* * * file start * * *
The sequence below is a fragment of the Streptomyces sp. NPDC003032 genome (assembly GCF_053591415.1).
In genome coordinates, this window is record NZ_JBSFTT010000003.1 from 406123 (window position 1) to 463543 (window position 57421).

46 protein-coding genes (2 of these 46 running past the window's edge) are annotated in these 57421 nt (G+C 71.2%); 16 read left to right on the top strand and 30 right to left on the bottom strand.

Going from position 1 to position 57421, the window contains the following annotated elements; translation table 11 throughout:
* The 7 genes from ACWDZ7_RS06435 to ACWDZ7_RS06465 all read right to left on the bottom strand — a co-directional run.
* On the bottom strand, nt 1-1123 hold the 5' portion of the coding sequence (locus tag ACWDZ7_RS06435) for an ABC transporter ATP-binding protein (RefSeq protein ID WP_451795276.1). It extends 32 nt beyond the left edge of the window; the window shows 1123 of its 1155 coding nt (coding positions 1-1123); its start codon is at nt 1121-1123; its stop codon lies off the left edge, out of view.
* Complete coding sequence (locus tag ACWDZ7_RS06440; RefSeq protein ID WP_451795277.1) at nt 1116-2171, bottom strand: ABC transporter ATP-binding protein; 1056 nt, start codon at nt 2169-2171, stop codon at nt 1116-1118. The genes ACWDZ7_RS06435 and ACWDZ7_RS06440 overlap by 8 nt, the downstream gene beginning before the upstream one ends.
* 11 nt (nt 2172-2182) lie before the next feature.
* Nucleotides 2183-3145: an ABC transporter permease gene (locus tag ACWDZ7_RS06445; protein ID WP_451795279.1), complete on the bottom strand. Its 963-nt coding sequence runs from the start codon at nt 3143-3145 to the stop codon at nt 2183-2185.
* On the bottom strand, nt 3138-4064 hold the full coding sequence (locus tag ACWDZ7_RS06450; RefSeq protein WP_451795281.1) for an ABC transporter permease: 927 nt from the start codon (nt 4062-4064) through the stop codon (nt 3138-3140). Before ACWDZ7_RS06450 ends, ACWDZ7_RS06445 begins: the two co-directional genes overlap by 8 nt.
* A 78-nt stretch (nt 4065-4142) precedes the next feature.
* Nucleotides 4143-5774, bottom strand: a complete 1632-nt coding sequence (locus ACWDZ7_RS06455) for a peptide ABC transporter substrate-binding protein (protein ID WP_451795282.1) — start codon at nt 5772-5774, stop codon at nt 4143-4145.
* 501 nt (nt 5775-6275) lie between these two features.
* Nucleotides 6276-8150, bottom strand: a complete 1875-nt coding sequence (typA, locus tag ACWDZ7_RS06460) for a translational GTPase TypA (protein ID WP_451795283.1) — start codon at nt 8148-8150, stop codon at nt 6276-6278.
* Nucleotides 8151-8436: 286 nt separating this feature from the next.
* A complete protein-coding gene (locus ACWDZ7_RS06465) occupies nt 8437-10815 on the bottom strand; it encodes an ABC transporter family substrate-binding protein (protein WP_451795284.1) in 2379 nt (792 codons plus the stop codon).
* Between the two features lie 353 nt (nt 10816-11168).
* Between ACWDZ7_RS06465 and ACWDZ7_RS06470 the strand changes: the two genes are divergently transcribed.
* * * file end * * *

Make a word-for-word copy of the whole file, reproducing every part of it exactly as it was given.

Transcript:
The sequence below is a fragment of the Streptomyces sp. NPDC003032 genome (assembly GCF_053591415.1).
In genome coordinates, this window is record NZ_JBSFTT010000003.1 from 406123 (window position 1) to 463543 (window position 57421).

46 protein-coding genes (2 of these 46 running past the window's edge) are annotated in these 57421 nt (G+C 71.2%); 16 read left to right on the top strand and 30 right to left on the bottom strand.

Going from position 1 to position 57421, the window contains the following annotated elements; translation table 11 throughout:
* The 7 genes from ACWDZ7_RS06435 to ACWDZ7_RS06465 all read right to left on the bottom strand — a co-directional run.
* On the bottom strand, nt 1-1123 hold the 5' portion of the coding sequence (locus tag ACWDZ7_RS06435) for an ABC transporter ATP-binding protein (RefSeq protein ID WP_451795276.1). It extends 32 nt beyond the left edge of the window; the window shows 1123 of its 1155 coding nt (coding positions 1-1123); its start codon is at nt 1121-1123; its stop codon lies off the left edge, out of view.
* Complete coding sequence (locus tag ACWDZ7_RS06440; RefSeq protein ID WP_451795277.1) at nt 1116-2171, bottom strand: ABC transporter ATP-binding protein; 1056 nt, start codon at nt 2169-2171, stop codon at nt 1116-1118. The genes ACWDZ7_RS06435 and ACWDZ7_RS06440 overlap by 8 nt, the downstream gene beginning before the upstream one ends.
* 11 nt (nt 2172-2182) lie before the next feature.
* Nucleotides 2183-3145: an ABC transporter permease gene (locus tag ACWDZ7_RS06445; protein ID WP_451795279.1), complete on the bottom strand. Its 963-nt coding sequence runs from the start codon at nt 3143-3145 to the stop codon at nt 2183-2185.
* On the bottom strand, nt 3138-4064 hold the full coding sequence (locus tag ACWDZ7_RS06450; RefSeq protein WP_451795281.1) for an ABC transporter permease: 927 nt from the start codon (nt 4062-4064) through the stop codon (nt 3138-3140). Before ACWDZ7_RS06450 ends, ACWDZ7_RS06445 begins: the two co-directional genes overlap by 8 nt.
* A 78-nt stretch (nt 4065-4142) precedes the next feature.
* Nucleotides 4143-5774, bottom strand: a complete 1632-nt coding sequence (locus ACWDZ7_RS06455) for a peptide ABC transporter substrate-binding protein (protein ID WP_451795282.1) — start codon at nt 5772-5774, stop codon at nt 4143-4145.
* 501 nt (nt 5775-6275) lie between these two features.
* Nucleotides 6276-8150, bottom strand: a complete 1875-nt coding sequence (typA, locus tag ACWDZ7_RS06460) for a translational GTPase TypA (protein ID WP_451795283.1) — start codon at nt 8148-8150, stop codon at nt 6276-6278.
* Nucleotides 8151-8436: 286 nt separating this feature from the next.
* A complete protein-coding gene (locus ACWDZ7_RS06465) occupies nt 8437-10815 on the bottom strand; it encodes an ABC transporter family substrate-binding protein (protein WP_451795284.1) in 2379 nt (792 codons plus the stop codon).
* Between the two features lie 353 nt (nt 10816-11168).
* Between ACWDZ7_RS06465 and ACWDZ7_RS06470 the strand changes: the two genes are divergently transcribed.